Posted by ss141213
on April 15, 2008 at 7:56 PM PDT
We have put back initial code that enables GlassFish V3 to run on an *OSGi* R4 platform. This is in addition to it being able to run on its own runtime, i.e., HK2. Since I have been involved in this effort from the very beginning, I will be blogging about it in days to come. Today is just the start.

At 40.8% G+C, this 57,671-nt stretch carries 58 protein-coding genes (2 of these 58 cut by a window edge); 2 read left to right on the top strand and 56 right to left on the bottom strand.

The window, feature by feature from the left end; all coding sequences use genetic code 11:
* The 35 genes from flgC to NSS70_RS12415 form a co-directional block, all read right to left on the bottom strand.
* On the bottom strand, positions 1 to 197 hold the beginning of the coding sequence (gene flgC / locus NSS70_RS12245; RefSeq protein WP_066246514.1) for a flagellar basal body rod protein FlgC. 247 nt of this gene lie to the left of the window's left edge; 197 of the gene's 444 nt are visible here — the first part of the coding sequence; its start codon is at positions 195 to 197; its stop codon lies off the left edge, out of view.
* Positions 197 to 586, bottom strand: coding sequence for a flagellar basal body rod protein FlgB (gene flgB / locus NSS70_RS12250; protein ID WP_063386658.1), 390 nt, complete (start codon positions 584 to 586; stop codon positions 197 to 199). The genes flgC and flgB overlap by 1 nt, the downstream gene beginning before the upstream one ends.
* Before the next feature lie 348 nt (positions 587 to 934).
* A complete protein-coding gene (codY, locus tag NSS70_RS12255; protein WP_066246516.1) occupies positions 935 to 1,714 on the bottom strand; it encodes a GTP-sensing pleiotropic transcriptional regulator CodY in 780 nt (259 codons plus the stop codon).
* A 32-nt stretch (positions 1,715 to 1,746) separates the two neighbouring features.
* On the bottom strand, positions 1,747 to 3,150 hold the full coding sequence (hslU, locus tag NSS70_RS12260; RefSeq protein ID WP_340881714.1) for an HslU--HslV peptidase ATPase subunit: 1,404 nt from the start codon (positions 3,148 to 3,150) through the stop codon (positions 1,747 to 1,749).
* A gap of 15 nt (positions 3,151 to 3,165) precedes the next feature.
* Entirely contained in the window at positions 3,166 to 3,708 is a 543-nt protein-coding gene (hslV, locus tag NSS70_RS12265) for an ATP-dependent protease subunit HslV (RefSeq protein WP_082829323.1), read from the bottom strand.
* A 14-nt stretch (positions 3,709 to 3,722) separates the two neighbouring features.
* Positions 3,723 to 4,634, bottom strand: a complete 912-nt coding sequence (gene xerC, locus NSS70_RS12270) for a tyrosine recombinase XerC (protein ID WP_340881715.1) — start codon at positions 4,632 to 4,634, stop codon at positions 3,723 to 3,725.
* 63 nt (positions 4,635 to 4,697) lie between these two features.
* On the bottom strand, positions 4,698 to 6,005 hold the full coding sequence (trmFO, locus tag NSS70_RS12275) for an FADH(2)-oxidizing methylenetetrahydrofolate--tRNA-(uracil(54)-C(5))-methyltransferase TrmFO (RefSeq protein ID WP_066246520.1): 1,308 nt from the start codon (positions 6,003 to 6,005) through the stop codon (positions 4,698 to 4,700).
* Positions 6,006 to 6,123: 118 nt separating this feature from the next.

I guess by now you have heard the big news coming out of GlassFish community. We have put back initial code that enables GlassFish to run on an *OSGi* R4 platform. Felix is currently our default OSGi runtime. I am assuming you have either read Jerome's blog or Eduardo's posting in The Aquarium . If you have not, I suggest you read them first. Jerome and Eduardo have explained some of the rational behind this change and what to expect in coming days. Now some details not covered there: The following picture tries to give an idea as to how the runtime looks like when GlassFish is running on an OSGi platform: All our GlassFish modules including the Java EE APIs are packaged as OSGi bundles. Some of you may wonder what's HK2's role here. HK2 has following layers, viz: module layer - responsible for class loading and life cycle management component layer - which is responsible for component registration, injection, outjection, etc. config layer - responsible for configuring components by reading data from XML file. The XML file can be transactionally updated to reflect changes in component. A simple class diagram that shows some of the HK2 abstractions (except those of config layer) is shown below: We have implemented HK2' module layer APIs on OSGi by delegating to OSGi module layer. HK2's component layer and config layer relies on HK2's module APIs. Once those APIs are available, it is not that difficult to make those two layers available as OSGi bundles. Except for cases like URLStreamHandler registration, GlassFish modules do not use OSGi APIs directly; they use HK2 module APIs which are available on both the runtimes. That allows them to run unchanged on both the runtimes. Some other day, I shall talk about the service mapper. Last, but not the least, I want to thank Felix community for the excellent support that they provide in their forum. It's not just the framework that I found easy to use. Their maven-bundle-plugin , which wraps Peter Krien's bnd tool, makes life of maven users so much easier. Now, before you ask me, let me preempt you: Why did we take this approach? A lot of GlassFish code was already written, so we wanted an easier migration path without disrupting our schedule. What are the benefits of this approach? Well, it allows us to experiment on both the modes. Theoretically, given another compatible module system, we can switch to using that with relative ease. What are the drawbacks of this approach? By limiting ourselves to HK2 APIs, we are not able to take advantage of rich module management APIs that OSGi provides. Will we continue to support both the modes? Not very long. But, that does not mean that HK2 will vanish. As Jerome explains in his blog, HK2 will continue to provide component layer and config layer. How does GlassFish use bundle repository? That is something I have to investigate next. What other OSGi implementation does it run on? Theoretically speaking, since our code is written against R4 spec, it should run in any compliant implementation - it's a matter of configuration I would say. We have tried all major three and it works. More on this to follow in time to come. Felix is currently our default platform - it is distributed as part of our runtime. What's next? This is just the beginning. We have so many things lined up in this area. I have a long TODO list which I have to prioritize. We hope you shall provide constructive feedback to make it better. As Eduardo mentioned in his blog, please wait for the builds to stabilize.